There is no
If the trees of our soul
With no ears near
Be the voice
Of your song.
Let the air move
There is no
If the trees of our soul
With no ears near
Be the voice
Of your song.
Let the air move
The dream took almost a decade to fulfill.
And there it was. Reality.
She could scarcely believe it.
First there were the logistics to overcome: savings to secure, the children to raise beyond immediate dependency, paperwork and releases to organize, complicated details to ensure such international travel would even be possible.
Then there was the soulmate to find. Or rather, to have find her.
She looked around. At the deep calm. The ripples in the water. She’d pinch herself, only it would rock the boat and she had no intention to fall out. Not when it had taken so long to get in.
“You’ll have to adjust,” they’d told her.
“Some things you just won’t be able to do,” they’d said.
Well … stubbornness had gotten her through the accident. It got her through years of being a wheelchair-bound single parent.
It got her back into a canoe.
They none of them could explain when it had been built or how it had been done. The standing stones were magic enough, but the slab of solid rock perching above their heads against the laws of order and human power — it went beyond what anyone understood.
Even The Sage did not know.
And she knew everything there was to learn and some of what could not be taught yet she ascertained anyhow.
“Though I heard say …” The Sage stretched the words as every child and many an adult leaned into her speaking. It was the mid-of-day that followed the longest morning. A time of pause and story. “… that it could have been the Angel Bird.”
The elder’s wisps of hair haloed her face. The oval itself was shadowed by the relative darkness under the stone overhang.
A child shifted in his mother’s lap. An errant toddler was reprimanded. A baby’s wail was quieted by its mother’s nipple. The people settled.
The Sage lifted her chin and many eyes followed. Soot and marks of time tanned the gray expanse above.
“In her beak, the Angel Bird can carry many men into the sea. Her wings can mask the stars so fishers lose the way back to their hearths. She can lift a whale and place it on the shore to feed the people. She can bring the howling wind. She can ice the river. She can slash the fire in the skies. Yet she can also pluck a clover and carve a snowflake. She can blow a single hair off of an ailing person’s forehead and lead them back to health or to the place-of-no-more-breath. … ” The Sage paused and filled her own lungs with air. “Perhaps the Angel Bird was the one to lift the slab atop the pillars.”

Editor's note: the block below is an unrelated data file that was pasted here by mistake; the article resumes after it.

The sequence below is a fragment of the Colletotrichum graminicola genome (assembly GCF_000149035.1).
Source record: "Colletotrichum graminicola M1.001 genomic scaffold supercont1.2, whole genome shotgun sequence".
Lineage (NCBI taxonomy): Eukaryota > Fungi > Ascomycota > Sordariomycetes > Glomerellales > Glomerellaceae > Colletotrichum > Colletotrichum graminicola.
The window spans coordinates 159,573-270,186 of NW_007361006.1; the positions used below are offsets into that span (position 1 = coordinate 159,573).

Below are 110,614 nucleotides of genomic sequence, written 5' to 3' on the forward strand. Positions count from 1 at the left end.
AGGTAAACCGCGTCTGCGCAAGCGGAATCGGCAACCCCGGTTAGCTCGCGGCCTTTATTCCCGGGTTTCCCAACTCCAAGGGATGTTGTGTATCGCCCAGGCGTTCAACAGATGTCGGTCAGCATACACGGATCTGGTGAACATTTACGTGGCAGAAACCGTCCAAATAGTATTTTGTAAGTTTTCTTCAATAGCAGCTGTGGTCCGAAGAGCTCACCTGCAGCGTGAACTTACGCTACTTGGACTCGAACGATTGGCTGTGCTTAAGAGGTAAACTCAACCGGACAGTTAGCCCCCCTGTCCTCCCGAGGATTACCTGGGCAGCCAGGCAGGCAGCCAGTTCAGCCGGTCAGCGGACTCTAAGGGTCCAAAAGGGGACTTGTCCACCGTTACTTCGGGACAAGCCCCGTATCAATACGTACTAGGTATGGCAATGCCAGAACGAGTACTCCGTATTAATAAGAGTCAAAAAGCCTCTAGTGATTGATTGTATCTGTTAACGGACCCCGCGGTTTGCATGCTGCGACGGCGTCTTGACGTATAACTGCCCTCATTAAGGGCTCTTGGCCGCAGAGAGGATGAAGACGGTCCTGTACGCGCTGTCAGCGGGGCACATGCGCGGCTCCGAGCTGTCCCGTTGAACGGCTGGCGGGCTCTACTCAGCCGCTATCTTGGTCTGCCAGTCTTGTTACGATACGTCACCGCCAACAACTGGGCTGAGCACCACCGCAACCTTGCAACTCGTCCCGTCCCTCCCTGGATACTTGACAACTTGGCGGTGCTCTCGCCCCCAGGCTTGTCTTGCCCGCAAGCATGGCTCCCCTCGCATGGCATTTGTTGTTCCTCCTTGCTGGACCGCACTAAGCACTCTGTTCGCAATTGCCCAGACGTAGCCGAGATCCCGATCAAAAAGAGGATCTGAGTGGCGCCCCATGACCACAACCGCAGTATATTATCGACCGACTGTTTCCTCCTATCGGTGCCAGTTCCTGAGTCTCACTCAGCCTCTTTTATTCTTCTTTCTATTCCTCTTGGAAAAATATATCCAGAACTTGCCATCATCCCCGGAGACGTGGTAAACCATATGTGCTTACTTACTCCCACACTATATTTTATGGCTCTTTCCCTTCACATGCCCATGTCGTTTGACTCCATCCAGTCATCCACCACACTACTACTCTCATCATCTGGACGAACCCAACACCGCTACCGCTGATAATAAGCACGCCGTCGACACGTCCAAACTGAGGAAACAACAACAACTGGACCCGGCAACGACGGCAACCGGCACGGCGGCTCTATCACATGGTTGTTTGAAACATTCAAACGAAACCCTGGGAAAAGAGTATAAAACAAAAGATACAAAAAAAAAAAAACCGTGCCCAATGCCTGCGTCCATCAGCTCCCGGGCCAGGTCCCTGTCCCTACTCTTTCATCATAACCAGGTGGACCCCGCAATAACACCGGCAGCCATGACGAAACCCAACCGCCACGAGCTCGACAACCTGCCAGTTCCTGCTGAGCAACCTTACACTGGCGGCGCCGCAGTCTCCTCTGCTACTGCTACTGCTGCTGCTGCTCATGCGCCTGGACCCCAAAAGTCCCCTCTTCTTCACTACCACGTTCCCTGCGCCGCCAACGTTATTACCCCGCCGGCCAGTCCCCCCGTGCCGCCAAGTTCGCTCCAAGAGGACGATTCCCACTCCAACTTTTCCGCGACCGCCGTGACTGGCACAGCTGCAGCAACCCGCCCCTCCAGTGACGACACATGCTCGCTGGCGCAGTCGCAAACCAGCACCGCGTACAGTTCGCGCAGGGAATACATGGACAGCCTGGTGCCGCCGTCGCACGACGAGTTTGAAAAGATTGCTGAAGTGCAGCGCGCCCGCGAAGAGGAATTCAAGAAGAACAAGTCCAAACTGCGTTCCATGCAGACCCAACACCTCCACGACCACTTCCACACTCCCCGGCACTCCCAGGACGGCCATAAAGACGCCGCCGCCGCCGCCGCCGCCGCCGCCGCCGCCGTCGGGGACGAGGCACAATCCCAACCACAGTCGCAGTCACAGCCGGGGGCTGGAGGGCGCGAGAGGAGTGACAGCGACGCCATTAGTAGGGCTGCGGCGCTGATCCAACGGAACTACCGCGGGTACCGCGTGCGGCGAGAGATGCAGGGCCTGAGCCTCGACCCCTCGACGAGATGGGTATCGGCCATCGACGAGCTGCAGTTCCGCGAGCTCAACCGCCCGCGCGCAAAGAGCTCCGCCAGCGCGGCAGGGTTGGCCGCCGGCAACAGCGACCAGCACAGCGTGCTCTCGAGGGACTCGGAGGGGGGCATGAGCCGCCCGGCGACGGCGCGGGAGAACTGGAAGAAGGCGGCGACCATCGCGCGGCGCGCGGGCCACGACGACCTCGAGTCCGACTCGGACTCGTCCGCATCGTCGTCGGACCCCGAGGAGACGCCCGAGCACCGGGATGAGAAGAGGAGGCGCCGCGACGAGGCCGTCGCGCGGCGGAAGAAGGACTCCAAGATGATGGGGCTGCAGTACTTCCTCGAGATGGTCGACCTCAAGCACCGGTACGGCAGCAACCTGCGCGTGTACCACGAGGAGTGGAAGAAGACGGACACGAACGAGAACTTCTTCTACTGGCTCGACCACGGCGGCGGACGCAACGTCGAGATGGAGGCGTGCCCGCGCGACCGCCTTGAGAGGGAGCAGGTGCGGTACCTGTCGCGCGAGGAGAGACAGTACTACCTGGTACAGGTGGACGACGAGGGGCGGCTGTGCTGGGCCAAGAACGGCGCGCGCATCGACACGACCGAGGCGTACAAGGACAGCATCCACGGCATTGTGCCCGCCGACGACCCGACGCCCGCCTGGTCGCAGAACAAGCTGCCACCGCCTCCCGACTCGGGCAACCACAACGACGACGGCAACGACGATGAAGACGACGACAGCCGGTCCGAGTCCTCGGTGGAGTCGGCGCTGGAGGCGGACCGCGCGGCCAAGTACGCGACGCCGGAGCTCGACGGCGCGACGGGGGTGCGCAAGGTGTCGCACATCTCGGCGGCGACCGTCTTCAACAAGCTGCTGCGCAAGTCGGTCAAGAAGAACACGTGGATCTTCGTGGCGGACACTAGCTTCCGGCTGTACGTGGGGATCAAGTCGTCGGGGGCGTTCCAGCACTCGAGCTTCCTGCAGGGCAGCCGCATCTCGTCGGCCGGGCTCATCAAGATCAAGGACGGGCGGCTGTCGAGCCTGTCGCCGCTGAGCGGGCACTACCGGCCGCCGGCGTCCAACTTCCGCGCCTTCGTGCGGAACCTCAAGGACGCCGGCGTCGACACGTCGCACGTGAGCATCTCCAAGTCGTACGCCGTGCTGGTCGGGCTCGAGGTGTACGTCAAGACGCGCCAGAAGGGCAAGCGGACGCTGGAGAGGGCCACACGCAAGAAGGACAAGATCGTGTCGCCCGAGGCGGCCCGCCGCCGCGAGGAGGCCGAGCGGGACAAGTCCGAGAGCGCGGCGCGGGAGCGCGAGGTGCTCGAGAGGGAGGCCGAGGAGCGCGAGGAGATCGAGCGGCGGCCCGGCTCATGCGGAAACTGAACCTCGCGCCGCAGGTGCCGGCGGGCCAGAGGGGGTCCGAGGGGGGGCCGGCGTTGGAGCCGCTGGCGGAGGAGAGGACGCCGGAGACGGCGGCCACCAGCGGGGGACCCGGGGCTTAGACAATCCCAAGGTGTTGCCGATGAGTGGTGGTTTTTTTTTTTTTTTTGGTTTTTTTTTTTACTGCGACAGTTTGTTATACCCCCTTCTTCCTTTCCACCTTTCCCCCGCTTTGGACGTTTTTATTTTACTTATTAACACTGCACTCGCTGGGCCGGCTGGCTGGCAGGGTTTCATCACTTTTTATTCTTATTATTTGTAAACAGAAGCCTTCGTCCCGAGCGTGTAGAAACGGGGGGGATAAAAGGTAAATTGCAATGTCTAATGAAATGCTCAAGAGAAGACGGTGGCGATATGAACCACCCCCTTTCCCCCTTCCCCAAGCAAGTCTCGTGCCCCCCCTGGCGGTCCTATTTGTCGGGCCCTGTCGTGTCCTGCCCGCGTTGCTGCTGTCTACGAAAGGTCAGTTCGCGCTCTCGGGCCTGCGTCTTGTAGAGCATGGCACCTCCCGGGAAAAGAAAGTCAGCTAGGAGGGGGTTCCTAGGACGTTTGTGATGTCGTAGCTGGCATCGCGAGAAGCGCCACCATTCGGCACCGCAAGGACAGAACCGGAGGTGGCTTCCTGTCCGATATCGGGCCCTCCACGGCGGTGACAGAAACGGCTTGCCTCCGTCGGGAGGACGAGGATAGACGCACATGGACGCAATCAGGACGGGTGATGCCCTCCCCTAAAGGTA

“Can she take it down?”
An admonishing murmur rose. Young voice or not, saying a thing made it. Now the notion hung above them like storm-clouds. Fear thickened the air but to state the worry might make it, too.
The Sage raised her palm but let the silence linger. Her eyes wandered over the cracks and small crevices of the ancient stone.
The questioning child was not to blame. The Sage had wondered similarly herself. Had her thoughts manifested through the young one’s mind? It had been known to happen. Sometimes it was a sign of too-easy a persuasion. At other times it signaled the nascent perceptiveness of a future apprentice.
The girl met The Sage’s eyes with tears brimming at the unfairness of collective condemnation, but stared on, defiant.
The latter then. The Sage allowed a corner of her lip to twitch. She’ll take it on herself to observe the child. In the meantime the girl deserved the response that had chased away many an hour of The Sage’s sleep.
“Indeed the Angel Bird can …”
People gasped. More frowns were directed at the girl, who pulled herself straighter, pushed a mess of tangled hair off her face, and squared her shoulders.
The latter. No question now.
“And she likely will. In time,” The Sage added.
An audible inhale rippled through the group as more and more faces lifted to inspect the heavy ceiling. No longer a taken-for-granted solid refuge, but a slide-between-the-fingers sand.
“All things die,” The Sage pressed on, aware that the answer had become the opportunity for its own story. “It is no curse nor blessing. No different than the change of seasons or the leaves that bud and green and grow and brown and fall. In early summer it may seem that foliage had always been and always will be, and yet we know that time will come when the leaves will die and the branches be laid bare.”